“There was something of the conscience of the South in the theme and the characters in the book,” she said. “All of us seek a time and way to communicate something of the sense of loneliness and solitude that is in us – the human heart is a lonely hunter – but the search of us Southerners is more anguished. There is a special guilt in us, a seeking for something had— communicable. Southerners are the more lonely and spiritually estranged, I think, because we have lived so long in an artificial system that we insisted was natural and right and just— when all along we knew it wasn’t.”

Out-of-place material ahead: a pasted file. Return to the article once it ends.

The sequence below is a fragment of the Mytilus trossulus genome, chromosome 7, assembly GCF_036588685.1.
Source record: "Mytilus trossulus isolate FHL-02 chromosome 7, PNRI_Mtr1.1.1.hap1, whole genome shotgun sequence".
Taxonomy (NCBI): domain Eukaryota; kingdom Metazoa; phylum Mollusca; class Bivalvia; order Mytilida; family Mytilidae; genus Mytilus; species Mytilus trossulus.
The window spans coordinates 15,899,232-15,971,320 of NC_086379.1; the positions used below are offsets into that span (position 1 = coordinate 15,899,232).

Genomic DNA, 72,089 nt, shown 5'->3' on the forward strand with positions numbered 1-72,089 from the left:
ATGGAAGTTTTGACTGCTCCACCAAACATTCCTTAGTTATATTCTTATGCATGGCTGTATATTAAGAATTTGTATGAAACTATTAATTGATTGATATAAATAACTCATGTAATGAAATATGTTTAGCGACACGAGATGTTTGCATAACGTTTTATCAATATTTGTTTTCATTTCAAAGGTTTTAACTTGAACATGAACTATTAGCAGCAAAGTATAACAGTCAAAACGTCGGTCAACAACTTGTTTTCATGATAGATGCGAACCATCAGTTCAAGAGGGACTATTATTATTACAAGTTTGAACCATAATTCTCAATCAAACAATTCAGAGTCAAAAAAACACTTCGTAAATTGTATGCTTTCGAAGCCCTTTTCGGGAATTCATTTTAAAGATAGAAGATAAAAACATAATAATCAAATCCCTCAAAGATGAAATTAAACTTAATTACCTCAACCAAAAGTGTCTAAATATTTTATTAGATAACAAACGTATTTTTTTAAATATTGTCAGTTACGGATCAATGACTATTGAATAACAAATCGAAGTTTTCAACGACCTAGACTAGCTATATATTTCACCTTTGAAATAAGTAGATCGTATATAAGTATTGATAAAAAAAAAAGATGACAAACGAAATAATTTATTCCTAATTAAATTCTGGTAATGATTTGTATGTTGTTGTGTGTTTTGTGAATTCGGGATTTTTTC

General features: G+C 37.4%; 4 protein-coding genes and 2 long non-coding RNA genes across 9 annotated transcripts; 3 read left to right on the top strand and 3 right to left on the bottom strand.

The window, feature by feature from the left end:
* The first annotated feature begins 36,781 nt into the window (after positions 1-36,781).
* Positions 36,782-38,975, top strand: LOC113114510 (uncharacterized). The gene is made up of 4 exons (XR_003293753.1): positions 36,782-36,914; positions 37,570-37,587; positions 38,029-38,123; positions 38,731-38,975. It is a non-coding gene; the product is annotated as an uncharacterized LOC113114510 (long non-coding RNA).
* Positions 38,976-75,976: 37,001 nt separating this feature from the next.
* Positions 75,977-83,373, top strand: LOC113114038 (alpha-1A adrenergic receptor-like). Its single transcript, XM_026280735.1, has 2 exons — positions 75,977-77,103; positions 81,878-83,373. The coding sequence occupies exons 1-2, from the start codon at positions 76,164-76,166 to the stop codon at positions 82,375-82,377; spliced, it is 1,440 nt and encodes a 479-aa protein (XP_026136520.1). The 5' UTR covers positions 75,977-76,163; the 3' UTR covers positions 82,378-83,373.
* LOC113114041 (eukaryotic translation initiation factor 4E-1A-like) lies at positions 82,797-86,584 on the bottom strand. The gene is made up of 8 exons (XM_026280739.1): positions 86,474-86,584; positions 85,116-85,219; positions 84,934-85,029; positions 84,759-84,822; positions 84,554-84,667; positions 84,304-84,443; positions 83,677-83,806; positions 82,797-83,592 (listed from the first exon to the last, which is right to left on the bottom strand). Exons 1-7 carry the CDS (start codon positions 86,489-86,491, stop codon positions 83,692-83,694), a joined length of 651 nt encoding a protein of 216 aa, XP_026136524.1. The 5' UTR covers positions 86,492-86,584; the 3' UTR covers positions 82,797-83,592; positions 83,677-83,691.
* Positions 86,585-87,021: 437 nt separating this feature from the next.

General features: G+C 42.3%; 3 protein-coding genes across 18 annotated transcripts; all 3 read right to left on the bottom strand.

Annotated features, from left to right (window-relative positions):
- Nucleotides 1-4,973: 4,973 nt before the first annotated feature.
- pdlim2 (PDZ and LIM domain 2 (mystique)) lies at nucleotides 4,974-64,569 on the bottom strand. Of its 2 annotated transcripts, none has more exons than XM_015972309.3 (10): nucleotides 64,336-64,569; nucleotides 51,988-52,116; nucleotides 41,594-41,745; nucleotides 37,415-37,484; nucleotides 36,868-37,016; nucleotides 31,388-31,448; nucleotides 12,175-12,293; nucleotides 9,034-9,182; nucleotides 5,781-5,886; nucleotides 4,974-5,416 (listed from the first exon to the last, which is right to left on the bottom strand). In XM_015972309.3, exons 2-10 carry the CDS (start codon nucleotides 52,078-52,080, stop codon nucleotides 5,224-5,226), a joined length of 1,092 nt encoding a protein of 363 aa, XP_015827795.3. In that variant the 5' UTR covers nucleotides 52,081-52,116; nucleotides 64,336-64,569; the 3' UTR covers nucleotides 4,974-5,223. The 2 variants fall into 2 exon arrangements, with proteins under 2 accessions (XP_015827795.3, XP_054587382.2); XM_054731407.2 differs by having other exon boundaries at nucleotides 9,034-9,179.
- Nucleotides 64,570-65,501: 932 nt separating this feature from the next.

“The fact we bolstered it with laws and developed a secular liturgy and sacraments for it is evidence of how little we believed our own deceits.”
Carson was, of course, quite right.
– from the chapter, “The Conscience of the South,” in The South and the Southerner by Ralph McGill. (McGill was writing here about meeting and talking with Carson McCullers, author of The Heart Is A Lonely Hunter.)